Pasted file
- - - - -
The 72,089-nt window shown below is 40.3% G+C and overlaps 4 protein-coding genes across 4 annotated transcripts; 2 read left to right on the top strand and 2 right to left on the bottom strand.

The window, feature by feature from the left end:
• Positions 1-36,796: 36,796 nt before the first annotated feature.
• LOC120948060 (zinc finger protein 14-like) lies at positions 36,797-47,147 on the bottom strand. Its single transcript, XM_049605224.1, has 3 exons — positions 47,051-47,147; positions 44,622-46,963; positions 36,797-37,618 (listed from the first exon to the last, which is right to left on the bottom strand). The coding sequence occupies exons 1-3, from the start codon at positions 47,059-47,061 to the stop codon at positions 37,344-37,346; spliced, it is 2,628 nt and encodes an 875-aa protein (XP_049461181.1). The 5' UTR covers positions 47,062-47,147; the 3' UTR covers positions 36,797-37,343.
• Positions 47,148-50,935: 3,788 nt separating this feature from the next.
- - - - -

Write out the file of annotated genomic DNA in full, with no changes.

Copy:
The 72,089-nt window shown below is 40.3% G+C and overlaps 4 protein-coding genes across 4 annotated transcripts; 2 read left to right on the top strand and 2 right to left on the bottom strand.

The window, feature by feature from the left end:
• Positions 1-36,796: 36,796 nt before the first annotated feature.
• LOC120948060 (zinc finger protein 14-like) lies at positions 36,797-47,147 on the bottom strand. Its single transcript, XM_049605224.1, has 3 exons — positions 47,051-47,147; positions 44,622-46,963; positions 36,797-37,618 (listed from the first exon to the last, which is right to left on the bottom strand). The coding sequence occupies exons 1-3, from the start codon at positions 47,059-47,061 to the stop codon at positions 37,344-37,346; spliced, it is 2,628 nt and encodes an 875-aa protein (XP_049461181.1). The 5' UTR covers positions 47,062-47,147; the 3' UTR covers positions 36,797-37,343.
• Positions 47,148-50,935: 3,788 nt separating this feature from the next.